Ideally, the player would supply how they attempt to escape, prior to the roll, and have modifiers applied to the DC for their methodology, rewarding the descriptive effort of the player. If they still manage to fail even with their descriptive bonus, those results should be described in terms of how their efforts failed, and the dice will reveal how badly... which depending on their method, could provide some real amusement:

    "Well, holding your bound wrists up to the ensconced torch to char the rope sounded reasonable enough, but the bench slid from under you, and you are now hanging from the bindings that are snagged on the sconce."

    Yeah, you could get similar results with or without skills, but skills are tools to assist players determine what their characters are trained or practiced in doing and enhances their efforts when trying those things, but lacking a skill does not preclude them from trying a thing, nor succeeding... it just means they lack the confidence of having trained to do it.

    It seems most of the criticism of the skill system I have seen assumes a lack of imaginative and descriptive play among those who use the system, and too much credit for imaginative and descriptive play among those who do not. I grant skills are a crutch for players and DMs lacking imaginative descriptive acumen, but those same people are no better off in a system without skills. I had the sad experience of playing briefly with such a group. They seemed to like it that way, and my attempts at descriptive flair were met just as flatly as a their "I try to escape"... with "You succeed, what do you do now?"

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    Replies
    1. I have to say, I disagree that requiring players to jump through subjective hoops for bonuses is a good idea. I think it is the worst idea - I'm not playing a game so I can play mind-reading/guessing games trying to guess what exactly I'm supposed to say to jump through the subjective hoop of 'What this dude thinks I need to say to get a Mechanical Bonus'.

      The skill system does that - It is in fact a representation of the character's ability to escape bonds.

      I do agree that if there are concrete fictional positionings that the characters take advantage of, they should affect the roll. (e.g. "This area is elevated here? I stand there and attack." "I keep a sharpened coin in my sleeve and use that to cut the rope" etc.)

      I believe that stakes should be set before the roll - Nothing in the escape artist skill says anything about a drawback, so if there is one it should be presented to me before I make my in-character decisions, otherwise we're back to the DM arbitrarily deciding that the player is punished because they weren't able to tell what he was thinking. After all, The rules say when I roll a 4 it's a failure, not that you can take that opportunity to mechanically punish me in some way. This is a step away from "You didn't say you were lighting a torch, you walk into the wall and take 8 damage."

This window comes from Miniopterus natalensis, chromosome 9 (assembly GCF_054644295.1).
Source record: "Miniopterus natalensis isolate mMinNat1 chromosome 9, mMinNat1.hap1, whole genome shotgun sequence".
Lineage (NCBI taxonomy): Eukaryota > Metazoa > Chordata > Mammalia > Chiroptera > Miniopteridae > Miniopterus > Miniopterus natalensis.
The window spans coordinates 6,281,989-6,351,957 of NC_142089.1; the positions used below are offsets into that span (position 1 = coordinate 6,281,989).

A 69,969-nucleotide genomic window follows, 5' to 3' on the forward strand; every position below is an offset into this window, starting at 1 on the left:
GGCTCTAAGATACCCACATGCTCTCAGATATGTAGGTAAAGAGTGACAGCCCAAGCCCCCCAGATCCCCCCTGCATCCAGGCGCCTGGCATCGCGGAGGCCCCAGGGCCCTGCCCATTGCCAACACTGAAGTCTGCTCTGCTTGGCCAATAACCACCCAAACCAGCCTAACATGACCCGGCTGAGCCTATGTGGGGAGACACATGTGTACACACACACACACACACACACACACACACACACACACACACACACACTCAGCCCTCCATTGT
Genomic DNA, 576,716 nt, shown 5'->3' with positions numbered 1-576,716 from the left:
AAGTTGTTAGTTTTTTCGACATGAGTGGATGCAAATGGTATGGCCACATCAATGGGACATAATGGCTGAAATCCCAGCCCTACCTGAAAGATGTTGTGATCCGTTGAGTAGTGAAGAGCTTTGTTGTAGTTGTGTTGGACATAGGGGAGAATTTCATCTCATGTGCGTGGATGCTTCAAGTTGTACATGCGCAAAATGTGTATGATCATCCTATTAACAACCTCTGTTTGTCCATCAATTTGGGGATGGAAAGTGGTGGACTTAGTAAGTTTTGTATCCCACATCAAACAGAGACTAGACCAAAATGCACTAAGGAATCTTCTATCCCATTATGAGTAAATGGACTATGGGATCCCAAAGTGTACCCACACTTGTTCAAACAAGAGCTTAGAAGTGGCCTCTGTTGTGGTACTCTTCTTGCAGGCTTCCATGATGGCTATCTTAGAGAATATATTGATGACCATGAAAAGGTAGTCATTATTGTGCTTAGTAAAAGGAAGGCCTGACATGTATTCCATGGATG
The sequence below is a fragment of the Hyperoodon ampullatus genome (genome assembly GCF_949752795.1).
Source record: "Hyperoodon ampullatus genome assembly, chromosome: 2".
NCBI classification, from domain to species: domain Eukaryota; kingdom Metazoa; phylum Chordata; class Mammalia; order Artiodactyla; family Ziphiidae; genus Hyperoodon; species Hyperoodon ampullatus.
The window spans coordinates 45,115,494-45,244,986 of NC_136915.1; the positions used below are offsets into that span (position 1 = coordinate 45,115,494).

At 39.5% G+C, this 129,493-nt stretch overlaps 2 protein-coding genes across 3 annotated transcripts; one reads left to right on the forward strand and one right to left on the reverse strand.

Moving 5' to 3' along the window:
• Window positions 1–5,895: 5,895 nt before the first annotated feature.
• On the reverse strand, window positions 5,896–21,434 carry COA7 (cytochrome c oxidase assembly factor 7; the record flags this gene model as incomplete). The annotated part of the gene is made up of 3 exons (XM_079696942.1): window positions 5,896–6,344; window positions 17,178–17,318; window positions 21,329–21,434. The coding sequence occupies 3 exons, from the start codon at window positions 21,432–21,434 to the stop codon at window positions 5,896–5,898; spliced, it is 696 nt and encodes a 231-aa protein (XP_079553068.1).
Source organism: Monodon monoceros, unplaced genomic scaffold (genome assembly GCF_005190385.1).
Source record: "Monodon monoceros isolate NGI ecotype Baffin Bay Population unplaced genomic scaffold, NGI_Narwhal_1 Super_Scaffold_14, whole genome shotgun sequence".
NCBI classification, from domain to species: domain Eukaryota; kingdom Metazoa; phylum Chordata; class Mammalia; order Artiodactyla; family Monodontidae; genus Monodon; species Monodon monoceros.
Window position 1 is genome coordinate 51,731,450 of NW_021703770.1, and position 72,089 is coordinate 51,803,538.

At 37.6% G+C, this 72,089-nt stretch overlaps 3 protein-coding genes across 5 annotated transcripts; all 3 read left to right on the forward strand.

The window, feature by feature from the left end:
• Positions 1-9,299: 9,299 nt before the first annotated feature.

My point, elaborated across my many skill posts, is that Skills posit a system that codifies player abilities. If you break this system in the ways you mention (Mind reading, pixel bitching, requiring hoop jumping) it destroys agency. If you run the skill system straight, the lack of consequences for failure turn many of them into skill taxes or makes their use tedious and boring.

      None of those critiques has anything to do with "imagination" or "descriptive play". Sadly, the group you were playing with was using the skill system in it's pure, very dull, form. For that is exactly what the skill means - I try to escape and the die roll determines if I succeed or fail.

      (P.S. On old posts, comments must be approved)

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  3. The problem is not a skill system, it's boring people who don't describe their actions.

    Skill systems are just ways to help adjudicate the results of attempted actions. I do not recall ever seeing a skill system that restricts actions to only those with an appropriate skill. Having an applicable skill augments success, it neither guarantees it, nor makes it exclusive.

    Player "I attempt to escape"
    GM (thinks, they are level 7 with a 15 dex) "Ok, you succeed"
    Vs.
    GM 'Roll please... Ok, you succeed"

    I knew a few people who played like that... horrible gaming, and that was without a skill system (1e). They loved it, but all my descriptive flair was wasted on them, all I got was impatient stares followed by "ok, you succeed."